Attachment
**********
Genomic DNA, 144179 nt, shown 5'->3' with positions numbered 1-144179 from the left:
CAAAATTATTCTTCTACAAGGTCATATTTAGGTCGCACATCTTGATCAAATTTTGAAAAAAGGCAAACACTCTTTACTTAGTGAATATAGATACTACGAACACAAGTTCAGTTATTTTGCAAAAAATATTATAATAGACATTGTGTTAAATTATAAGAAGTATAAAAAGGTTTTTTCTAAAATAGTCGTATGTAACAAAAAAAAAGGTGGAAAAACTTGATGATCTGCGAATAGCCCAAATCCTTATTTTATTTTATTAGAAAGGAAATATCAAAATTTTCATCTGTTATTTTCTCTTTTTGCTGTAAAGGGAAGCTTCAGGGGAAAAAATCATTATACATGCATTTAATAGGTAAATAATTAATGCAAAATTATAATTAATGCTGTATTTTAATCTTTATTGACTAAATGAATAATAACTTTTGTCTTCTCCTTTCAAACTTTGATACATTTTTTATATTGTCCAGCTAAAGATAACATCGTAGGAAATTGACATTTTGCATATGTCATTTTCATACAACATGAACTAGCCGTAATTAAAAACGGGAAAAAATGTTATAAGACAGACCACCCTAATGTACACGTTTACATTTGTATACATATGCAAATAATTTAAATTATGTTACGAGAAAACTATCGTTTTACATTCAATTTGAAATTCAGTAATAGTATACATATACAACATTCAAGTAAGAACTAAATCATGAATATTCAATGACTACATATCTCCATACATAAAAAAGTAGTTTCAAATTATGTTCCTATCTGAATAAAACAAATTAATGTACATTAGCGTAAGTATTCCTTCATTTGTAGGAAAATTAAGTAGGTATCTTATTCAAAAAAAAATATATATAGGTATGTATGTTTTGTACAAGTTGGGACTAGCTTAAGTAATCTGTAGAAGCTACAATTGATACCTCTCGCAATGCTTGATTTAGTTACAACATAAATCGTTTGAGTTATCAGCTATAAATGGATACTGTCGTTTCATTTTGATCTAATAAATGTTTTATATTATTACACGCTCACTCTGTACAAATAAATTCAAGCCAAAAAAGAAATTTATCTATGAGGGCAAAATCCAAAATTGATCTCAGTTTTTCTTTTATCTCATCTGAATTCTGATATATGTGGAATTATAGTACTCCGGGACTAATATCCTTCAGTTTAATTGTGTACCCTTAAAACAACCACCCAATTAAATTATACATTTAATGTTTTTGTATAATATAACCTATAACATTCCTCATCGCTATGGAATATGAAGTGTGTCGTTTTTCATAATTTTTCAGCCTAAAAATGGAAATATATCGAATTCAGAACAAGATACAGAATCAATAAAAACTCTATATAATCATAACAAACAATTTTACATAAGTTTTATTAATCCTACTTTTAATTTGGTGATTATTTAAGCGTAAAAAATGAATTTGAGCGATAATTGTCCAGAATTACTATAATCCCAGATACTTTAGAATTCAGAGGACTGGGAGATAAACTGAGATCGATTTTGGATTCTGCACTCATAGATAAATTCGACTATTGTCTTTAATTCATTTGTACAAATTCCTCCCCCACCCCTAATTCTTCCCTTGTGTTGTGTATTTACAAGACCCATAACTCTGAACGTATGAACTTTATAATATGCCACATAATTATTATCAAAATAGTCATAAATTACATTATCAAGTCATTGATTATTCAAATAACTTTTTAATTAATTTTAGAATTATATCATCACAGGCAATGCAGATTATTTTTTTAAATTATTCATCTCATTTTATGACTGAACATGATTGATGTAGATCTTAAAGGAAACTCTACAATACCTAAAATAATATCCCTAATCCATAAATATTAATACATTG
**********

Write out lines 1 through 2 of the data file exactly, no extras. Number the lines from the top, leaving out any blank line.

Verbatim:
Genomic DNA, 144179 nt, shown 5'->3' with positions numbered 1-144179 from the left:
CAAAATTATTCTTCTACAAGGTCATATTTAGGTCGCACATCTTGATCAAATTTTGAAAAAAGGCAAACACTCTTTACTTAGTGAATATAGATACTACGAACACAAGTTCAGTTATTTTGCAAAAAATATTATAATAGACATTGTGTTAAATTATAAGAAGTATAAAAAGGTTTTTTCTAAAATAGTCGTATGTAACAAAAAAAAAGGTGGAAAAACTTGATGATCTGCGAATAGCCCAAATCCTTATTTTATTTTATTAGAAAGGAAATATCAAAATTTTCATCTGTTATTTTCTCTTTTTGCTGTAAAGGGAAGCTTCAGGGGAAAAAATCATTATACATGCATTTAATAGGTAAATAATTAATGCAAAATTATAATTAATGCTGTATTTTAATCTTTATTGACTAAATGAATAATAACTTTTGTCTTCTCCTTTCAAACTTTGATACATTTTTTATATTGTCCAGCTAAAGATAACATCGTAGGAAATTGACATTTTGCATATGTCATTTTCATACAACATGAACTAGCCGTAATTAAAAACGGGAAAAAATGTTATAAGACAGACCACCCTAATGTACACGTTTACATTTGTATACATATGCAAATAATTTAAATTATGTTACGAGAAAACTATCGTTTTACATTCAATTTGAAATTCAGTAATAGTATACATATACAACATTCAAGTAAGAACTAAATCATGAATATTCAATGACTACATATCTCCATACATAAAAAAGTAGTTTCAAATTATGTTCCTATCTGAATAAAACAAATTAATGTACATTAGCGTAAGTATTCCTTCATTTGTAGGAAAATTAAGTAGGTATCTTATTCAAAAAAAAATATATATAGGTATGTATGTTTTGTACAAGTTGGGACTAGCTTAAGTAATCTGTAGAAGCTACAATTGATACCTCTCGCAATGCTTGATTTAGTTACAACATAAATCGTTTGAGTTATCAGCTATAAATGGATACTGTCGTTTCATTTTGATCTAATAAATGTTTTATATTATTACACGCTCACTCTGTACAAATAAATTCAAGCCAAAAAAGAAATTTATCTATGAGGGCAAAATCCAAAATTGATCTCAGTTTTTCTTTTATCTCATCTGAATTCTGATATATGTGGAATTATAGTACTCCGGGACTAATATCCTTCAGTTTAATTGTGTACCCTTAAAACAACCACCCAATTAAATTATACATTTAATGTTTTTGTATAATATAACCTATAACATTCCTCATCGCTATGGAATATGAAGTGTGTCGTTTTTCATAATTTTTCAGCCTAAAAATGGAAATATATCGAATTCAGAACAAGATACAGAATCAATAAAAACTCTATATAATCATAACAAACAATTTTACATAAGTTTTATTAATCCTACTTTTAATTTGGTGATTATTTAAGCGTAAAAAATGAATTTGAGCGATAATTGTCCAGAATTACTATAATCCCAGATACTTTAGAATTCAGAGGACTGGGAGATAAACTGAGATCGATTTTGGATTCTGCACTCATAGATAAATTCGACTATTGTCTTTAATTCATTTGTACAAATTCCTCCCCCACCCCTAATTCTTCCCTTGTGTTGTGTATTTACAAGACCCATAACTCTGAACGTATGAACTTTATAATATGCCACATAATTATTATCAAAATAGTCATAAATTACATTATCAAGTCATTGATTATTCAAATAACTTTTTAATTAATTTTAGAATTATATCATCACAGGCAATGCAGATTATTTTTTTAAATTATTCATCTCATTTTATGACTGAACATGATTGATGTAGATCTTAAAGGAAACTCTACAATACCTAAAATAATATCCCTAATCCATAAATATTAATACATTG